Really real vampire doctors?

There are bad stories, and then there are bad stories that refute their very first sentence within paragraphs.

For example: this article about “self-identified vampires” who have formed their own subculture. The opening line states that these vampires are “doctors … by day.”

However, these particular vampires differ from the vampires at your local Hot Topic because they believe that they suffer from “an internal lack of energy that makes them seek energy from external sources such as the high that comes from the crowd at a rock concert or from the blood of a willing donor.”

So, the author, Laura Zuckerman, is claiming that there are doctorsmedical professionals–who consensually drink the blood of others because they think it provides energy they lack?

Perhaps these doctors are “self-identified” as well.

What Would You Do?

Also, 'butterscotch.'Let’s say you’re the questionably-reelected leader of a country that wants to develop nuclear technology.

Now let’s say the rest of the world is against that idea because you’re in missile range of a country that you and your government wish didn’t exist anymore.

Would you:

A. Show these world leaders plans for a nuclear-powered multicultural center, where children can learn peace and understanding about their neighbors, even though the Jews’ skin isn’t green like theirs?

B. At least pretend to believe that the Holocaust happened until you get the materials necessary to provide cheap energy for your country.

C. Deny the Holocaust, boasting that “the anger of professional killers is (a source of) pride for us” and add that this means Israel shouldn’t exist in the first place.

If you answered C, then you too could be the leader of nuke-free Iran!

Or you could just walk out of the building

Natural gas is the third most dangerous form of energy (nuclear is #1 and wind, which slices off 40,000 limbs a year in the U.S. alone, is #2). It can blow you up. The best part is, it gets pumped right into your house!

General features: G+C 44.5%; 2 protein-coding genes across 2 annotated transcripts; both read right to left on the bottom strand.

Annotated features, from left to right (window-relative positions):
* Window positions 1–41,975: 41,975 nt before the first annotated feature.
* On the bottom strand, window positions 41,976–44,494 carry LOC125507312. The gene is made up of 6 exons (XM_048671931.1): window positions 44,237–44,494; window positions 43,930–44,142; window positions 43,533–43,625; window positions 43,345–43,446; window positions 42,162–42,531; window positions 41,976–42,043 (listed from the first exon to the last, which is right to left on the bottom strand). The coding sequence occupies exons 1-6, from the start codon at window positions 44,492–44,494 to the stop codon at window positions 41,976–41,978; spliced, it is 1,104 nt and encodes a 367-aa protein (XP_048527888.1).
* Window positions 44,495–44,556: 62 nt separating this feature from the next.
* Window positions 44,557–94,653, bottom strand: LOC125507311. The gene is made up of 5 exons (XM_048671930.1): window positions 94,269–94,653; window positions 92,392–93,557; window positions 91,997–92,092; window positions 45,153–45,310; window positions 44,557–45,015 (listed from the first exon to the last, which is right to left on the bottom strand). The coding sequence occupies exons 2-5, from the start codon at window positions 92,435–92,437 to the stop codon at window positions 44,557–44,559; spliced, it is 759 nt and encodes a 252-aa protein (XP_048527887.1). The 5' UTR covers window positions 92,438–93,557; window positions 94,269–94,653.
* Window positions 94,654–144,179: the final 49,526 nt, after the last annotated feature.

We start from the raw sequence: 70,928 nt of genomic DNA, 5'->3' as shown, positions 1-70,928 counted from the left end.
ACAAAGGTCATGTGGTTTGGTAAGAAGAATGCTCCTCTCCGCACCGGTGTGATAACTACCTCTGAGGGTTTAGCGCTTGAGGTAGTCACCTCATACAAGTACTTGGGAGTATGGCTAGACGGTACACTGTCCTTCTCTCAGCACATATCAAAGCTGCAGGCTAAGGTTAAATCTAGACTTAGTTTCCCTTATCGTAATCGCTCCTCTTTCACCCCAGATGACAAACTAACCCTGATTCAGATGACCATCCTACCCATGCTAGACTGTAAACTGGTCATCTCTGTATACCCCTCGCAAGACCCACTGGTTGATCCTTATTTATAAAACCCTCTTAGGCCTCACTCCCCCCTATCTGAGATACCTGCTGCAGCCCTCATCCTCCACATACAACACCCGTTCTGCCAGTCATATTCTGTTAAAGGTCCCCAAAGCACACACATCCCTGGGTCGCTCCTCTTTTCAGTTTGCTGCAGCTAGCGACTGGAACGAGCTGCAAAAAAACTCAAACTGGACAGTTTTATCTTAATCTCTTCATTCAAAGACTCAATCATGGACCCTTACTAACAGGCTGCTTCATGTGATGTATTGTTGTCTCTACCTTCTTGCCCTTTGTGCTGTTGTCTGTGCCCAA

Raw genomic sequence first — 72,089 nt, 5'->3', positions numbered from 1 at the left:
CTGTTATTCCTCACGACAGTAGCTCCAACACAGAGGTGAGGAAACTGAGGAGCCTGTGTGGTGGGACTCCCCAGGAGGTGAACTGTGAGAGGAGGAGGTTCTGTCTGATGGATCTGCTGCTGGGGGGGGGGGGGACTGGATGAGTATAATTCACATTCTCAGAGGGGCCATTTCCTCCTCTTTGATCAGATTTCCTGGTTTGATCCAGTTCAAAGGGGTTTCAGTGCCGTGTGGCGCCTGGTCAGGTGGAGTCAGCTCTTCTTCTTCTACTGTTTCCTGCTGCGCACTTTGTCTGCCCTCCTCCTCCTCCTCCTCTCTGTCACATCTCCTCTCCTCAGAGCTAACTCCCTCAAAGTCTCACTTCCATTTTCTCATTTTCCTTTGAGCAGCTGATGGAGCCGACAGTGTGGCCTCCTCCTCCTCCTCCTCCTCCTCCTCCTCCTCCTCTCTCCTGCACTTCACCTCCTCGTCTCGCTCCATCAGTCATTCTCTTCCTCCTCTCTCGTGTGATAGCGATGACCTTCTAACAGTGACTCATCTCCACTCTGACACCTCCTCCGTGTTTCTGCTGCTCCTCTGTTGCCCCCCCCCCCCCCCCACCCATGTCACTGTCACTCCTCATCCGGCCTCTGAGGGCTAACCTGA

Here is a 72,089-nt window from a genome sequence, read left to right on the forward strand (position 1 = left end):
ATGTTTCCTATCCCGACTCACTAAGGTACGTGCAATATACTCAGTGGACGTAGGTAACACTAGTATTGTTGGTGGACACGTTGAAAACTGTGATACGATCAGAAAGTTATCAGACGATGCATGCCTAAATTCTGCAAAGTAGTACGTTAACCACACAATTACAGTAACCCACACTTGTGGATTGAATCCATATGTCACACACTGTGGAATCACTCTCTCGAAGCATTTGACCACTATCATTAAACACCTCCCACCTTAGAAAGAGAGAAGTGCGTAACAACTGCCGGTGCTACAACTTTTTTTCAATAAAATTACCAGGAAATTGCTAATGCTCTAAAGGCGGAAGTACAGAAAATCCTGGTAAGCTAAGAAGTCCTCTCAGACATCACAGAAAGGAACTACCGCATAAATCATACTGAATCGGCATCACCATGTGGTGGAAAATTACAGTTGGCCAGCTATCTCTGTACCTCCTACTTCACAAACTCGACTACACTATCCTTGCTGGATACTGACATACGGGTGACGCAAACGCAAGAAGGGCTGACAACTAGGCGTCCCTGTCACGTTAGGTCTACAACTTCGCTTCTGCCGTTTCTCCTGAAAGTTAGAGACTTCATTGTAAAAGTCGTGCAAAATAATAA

The same goes for hotel rooms but it’s important to be careful. Should someone call your hotel room and tell you there is a gas leak, so you need to smash a hole through a wall so that the man trapped in the next room can get out, this may not be a great idea. The same thing goes for if that person then tells you to take the toilet tank and throw it through the window. Additionally, you may want to be skeptical if they tell you to throw your mattress out the window and tell you to get ready to jump.

It just might be a prank.

Rest assured: OSU grads are on the case

NBC’s Brian Williams, who took yet more time off from not reporting real news, delivered a commencement address to Ohio State University in Columbus graduates. He used his podium time to give college students a job: fixing the United States.

Williams claimed that “there is nothing wrong with America that someone from Ohio State can’t fix.” He then laid out the main areas of focus: “energy, politics, diplomacy, science, education, military, transportation,” and climate.

Williams set them loose with a “Go get ’em, OH!” (The graduates, in fact, remained seated until their hangovers cleared up.)  At this very moment, all of these problems will now be addressed by countless OSU graduates with degrees in Communications, Marketing and Literature.

“Well, it gives me something to do while I look for a real job over the next year,” said Artie Muskegee, a graduating OSU Music Therapy student.